Some Buddhist traditions describe a figure named Duo-luo-shi-qi or Talasikhin as a Dragon King who lives in a palace located in a pond near the legendary kingdom of Ketumati. It is said that during midnight he used to drizzle in this pond to cleanse himself of dust.

    Longwang in art
    The Dragon King part of a statue representing "Takenouchi no Sukune Meeting the Dragon King of the Sea", dated 1875–1879, Japan.
    Dragon King sculpture with residual traces of pigment, dated 11th–12th century, Japan.
    The Dragon Kings of the Four Seas at the Grand Matsu Temple in Tainan.
  3. en.wikipedia.org › wiki › Druk_GyalpoDruk Gyalpo - Wikipedia

    • Duties and Powers
    • Voluntary and Involuntary Abdication
    • See Also

    The Constitution confirms the institution of monarchy. The Druk Gyalpo (King of Bhutan) is the Head of State and the symbol of unity of the Kingdom and of the people of Bhutan. The Constitution establishes the "Chhoe-sid-nyi" (dual system of religion and politics) of Bhutan as unified in the person of the King who, as a Buddhist, is the upholder of...

    The Constitution provides substantive and procedural law for two paths of abdicationfor reigning monarchs: voluntary and involuntary. As stated above, the King may relinquish the exercise of Royal Prerogatives, and such relinquishment may be temporary. The Constitution provides that the King must abdicate the throne for wilful violations of the Con...

    • History and Performance
    • The New Zealand Expo Song
    • Protocol
    • Copyright
    • Lyrics
    • Criticism
    • External Links

    "God Defend New Zealand" was written as a poem in the 1870s by Irish-born, Victorian-raised immigrant Thomas Bracken of Dunedin. A competition to compose music for the poem was held in 1876 by The Saturday Advertiser and judged by three prominent Melbourne musicians, with a prize of ten guineas. The winner of the competition was the Vandemonian-bor...

    In 1987 Alan Slater produced a new arrangement of the song, having been commissioned to do so by the Department of Internal Affairs, which was used for World Expo 88. It was titled The New Zealand Expo Song and consisted of the first verse in Māori sung by Annie Crummer, the second verse in English sung by Peter Morgan, the fourth verse in Māori su...

    The Ministry for Culture and Heritage has responsibility for the national anthems. The guidelines in the 1977 Gazette notice for choosing which anthem should be used on any occasion advise that "God Save the Queen" would be appropriate at any occasion where the Queen, a member of the royal family, or the governor-general, when within New Zealand, i...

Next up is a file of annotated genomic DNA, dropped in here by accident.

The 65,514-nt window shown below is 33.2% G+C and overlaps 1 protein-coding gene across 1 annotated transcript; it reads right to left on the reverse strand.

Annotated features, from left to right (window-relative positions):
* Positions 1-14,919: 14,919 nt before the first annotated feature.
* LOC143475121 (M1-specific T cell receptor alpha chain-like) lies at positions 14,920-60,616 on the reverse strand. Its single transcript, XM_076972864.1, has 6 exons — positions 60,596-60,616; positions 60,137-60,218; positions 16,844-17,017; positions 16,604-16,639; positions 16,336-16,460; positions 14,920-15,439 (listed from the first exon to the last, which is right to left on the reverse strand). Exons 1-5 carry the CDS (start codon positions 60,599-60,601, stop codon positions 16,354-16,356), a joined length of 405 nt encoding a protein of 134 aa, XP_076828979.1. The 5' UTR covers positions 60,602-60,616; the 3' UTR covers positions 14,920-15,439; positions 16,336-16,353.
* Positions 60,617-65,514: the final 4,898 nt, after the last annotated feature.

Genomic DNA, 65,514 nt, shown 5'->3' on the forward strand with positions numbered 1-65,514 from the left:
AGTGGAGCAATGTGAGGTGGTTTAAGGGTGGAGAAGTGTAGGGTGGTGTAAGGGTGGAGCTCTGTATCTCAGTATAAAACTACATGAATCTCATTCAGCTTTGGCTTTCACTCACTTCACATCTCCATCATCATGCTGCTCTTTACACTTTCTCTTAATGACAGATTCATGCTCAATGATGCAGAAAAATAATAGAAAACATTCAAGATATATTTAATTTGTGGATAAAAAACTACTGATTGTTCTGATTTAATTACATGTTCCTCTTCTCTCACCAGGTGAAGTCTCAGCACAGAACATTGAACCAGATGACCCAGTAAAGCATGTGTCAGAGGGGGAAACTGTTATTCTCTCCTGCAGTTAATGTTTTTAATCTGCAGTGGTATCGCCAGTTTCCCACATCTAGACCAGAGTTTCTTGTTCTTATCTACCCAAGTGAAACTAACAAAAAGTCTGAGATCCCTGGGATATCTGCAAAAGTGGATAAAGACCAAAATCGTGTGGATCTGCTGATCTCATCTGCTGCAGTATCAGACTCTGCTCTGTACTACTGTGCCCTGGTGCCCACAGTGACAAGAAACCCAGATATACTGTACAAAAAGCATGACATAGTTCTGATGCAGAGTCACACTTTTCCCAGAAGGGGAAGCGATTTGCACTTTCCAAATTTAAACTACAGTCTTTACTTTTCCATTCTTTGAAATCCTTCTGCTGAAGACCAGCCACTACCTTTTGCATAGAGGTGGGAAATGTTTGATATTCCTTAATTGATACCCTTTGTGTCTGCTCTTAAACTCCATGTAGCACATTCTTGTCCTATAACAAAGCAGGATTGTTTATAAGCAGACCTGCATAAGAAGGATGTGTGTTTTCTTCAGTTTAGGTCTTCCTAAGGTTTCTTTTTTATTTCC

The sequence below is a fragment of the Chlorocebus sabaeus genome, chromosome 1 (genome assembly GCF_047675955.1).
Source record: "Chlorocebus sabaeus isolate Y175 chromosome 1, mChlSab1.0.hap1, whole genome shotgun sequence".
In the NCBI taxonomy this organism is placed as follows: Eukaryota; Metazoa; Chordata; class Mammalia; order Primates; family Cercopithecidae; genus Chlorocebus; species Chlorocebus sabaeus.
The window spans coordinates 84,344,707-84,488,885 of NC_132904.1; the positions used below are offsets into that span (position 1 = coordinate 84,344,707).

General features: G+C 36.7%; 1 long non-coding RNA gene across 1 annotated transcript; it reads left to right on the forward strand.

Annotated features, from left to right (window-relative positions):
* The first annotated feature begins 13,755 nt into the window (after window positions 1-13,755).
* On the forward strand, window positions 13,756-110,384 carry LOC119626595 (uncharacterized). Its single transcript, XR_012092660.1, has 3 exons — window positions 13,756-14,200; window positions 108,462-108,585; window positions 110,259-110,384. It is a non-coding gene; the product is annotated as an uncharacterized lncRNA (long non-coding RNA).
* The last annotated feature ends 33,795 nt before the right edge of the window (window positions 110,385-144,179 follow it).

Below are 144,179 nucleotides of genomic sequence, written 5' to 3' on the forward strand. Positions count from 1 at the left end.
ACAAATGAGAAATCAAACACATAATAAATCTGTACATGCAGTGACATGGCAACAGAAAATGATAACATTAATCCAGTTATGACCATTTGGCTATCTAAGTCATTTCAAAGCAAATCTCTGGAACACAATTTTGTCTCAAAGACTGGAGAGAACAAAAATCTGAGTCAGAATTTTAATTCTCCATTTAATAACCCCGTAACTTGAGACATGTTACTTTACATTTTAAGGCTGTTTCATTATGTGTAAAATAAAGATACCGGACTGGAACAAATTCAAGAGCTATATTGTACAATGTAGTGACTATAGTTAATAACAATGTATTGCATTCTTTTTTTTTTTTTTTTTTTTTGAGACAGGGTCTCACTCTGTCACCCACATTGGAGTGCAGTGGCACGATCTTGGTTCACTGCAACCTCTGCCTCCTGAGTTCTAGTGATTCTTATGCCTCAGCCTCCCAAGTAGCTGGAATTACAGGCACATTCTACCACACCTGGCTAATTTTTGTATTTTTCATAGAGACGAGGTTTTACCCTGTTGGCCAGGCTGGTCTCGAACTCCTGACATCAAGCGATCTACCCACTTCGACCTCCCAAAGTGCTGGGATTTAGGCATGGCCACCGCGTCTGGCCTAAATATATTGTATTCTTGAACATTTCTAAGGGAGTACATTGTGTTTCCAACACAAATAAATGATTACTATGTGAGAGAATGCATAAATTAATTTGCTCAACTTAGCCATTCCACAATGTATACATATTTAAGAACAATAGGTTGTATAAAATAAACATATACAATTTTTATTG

Copyright on the English lyrics for "God Defend New Zealand" expired from the end of the year that was 50 years after the death of the author (Bracken), that is, from 1 January 1949. The rights to the musical score passed into the public domainin the 1980s.

    The anthem has five verses, each in English and Māori. The Māori version is not a direct translation of the English version. The underlying structure of the piece is a prayer or invocationto God, with the refrain "God defend New Zealand" (in English). Meaning of "Pacific's triple star" There is some discussion, with no official explanation, of the ...

    Both the lyrics and melody of "God Defend New Zealand" have been criticised in some quarters as being dull and irrelevant. Many of the words and concepts have been perceived as antiquated or obscure: for example, "thy", "thee", "ramparts", "assail", and "nations' van". It was perceived as being difficult to sing at the original pitch.However, no wi...

  4. Dragon king theory. Dragon king (DK) is a double metaphor for an event that is both extremely large in size or impact (a "king") and born of unique origins (a "dragon") relative to its peers (other events from the same system). DK events are generated by or correspond to mechanisms such as positive feedback, tipping points, bifurcations, and ...

  5. Released 2001 Recorded June 24, 1973 Venue Left Bank Jazz Society at the Famous Ballroom, Baltimore, MarylandGenre Jazz Length 68: 02 Label Prestige PRCD 11019 Producer God Bless Jug and Sonny is a live album by saxophonists Sonny Stitt and Gene Ammons recorded in Baltimore in 1973 and released on the Prestige label in 2001.